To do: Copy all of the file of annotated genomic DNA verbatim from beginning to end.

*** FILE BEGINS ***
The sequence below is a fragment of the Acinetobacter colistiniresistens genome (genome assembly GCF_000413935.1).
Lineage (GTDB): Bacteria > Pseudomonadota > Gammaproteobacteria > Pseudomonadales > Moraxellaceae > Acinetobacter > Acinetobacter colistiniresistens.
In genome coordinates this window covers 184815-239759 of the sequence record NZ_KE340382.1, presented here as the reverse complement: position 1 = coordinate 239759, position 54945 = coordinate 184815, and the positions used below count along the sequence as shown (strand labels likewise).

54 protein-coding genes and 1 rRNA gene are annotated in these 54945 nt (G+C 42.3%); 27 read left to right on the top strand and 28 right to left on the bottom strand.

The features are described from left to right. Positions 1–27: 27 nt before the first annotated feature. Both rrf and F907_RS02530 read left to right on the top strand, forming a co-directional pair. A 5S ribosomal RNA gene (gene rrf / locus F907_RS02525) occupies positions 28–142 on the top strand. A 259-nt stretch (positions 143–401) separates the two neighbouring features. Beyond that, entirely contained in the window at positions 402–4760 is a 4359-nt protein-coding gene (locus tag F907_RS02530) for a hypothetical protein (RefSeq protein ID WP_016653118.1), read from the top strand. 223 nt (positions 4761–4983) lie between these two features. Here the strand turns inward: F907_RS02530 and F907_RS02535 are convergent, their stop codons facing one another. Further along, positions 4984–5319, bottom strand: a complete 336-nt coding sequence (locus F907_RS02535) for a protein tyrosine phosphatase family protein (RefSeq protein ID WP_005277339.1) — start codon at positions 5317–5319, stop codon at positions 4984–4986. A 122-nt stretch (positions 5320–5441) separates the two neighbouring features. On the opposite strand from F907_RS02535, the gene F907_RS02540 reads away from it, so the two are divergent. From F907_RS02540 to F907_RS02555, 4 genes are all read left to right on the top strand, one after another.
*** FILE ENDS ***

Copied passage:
The sequence below is a fragment of the Acinetobacter colistiniresistens genome (genome assembly GCF_000413935.1).
Lineage (GTDB): Bacteria > Pseudomonadota > Gammaproteobacteria > Pseudomonadales > Moraxellaceae > Acinetobacter > Acinetobacter colistiniresistens.
In genome coordinates this window covers 184815-239759 of the sequence record NZ_KE340382.1, presented here as the reverse complement: position 1 = coordinate 239759, position 54945 = coordinate 184815, and the positions used below count along the sequence as shown (strand labels likewise).

54 protein-coding genes and 1 rRNA gene are annotated in these 54945 nt (G+C 42.3%); 27 read left to right on the top strand and 28 right to left on the bottom strand.

The features are described from left to right. Positions 1–27: 27 nt before the first annotated feature. Both rrf and F907_RS02530 read left to right on the top strand, forming a co-directional pair. A 5S ribosomal RNA gene (gene rrf / locus F907_RS02525) occupies positions 28–142 on the top strand. A 259-nt stretch (positions 143–401) separates the two neighbouring features. Beyond that, entirely contained in the window at positions 402–4760 is a 4359-nt protein-coding gene (locus tag F907_RS02530) for a hypothetical protein (RefSeq protein ID WP_016653118.1), read from the top strand. 223 nt (positions 4761–4983) lie between these two features. Here the strand turns inward: F907_RS02530 and F907_RS02535 are convergent, their stop codons facing one another. Further along, positions 4984–5319, bottom strand: a complete 336-nt coding sequence (locus F907_RS02535) for a protein tyrosine phosphatase family protein (RefSeq protein ID WP_005277339.1) — start codon at positions 5317–5319, stop codon at positions 4984–4986. A 122-nt stretch (positions 5320–5441) separates the two neighbouring features. On the opposite strand from F907_RS02535, the gene F907_RS02540 reads away from it, so the two are divergent. From F907_RS02540 to F907_RS02555, 4 genes are all read left to right on the top strand, one after another.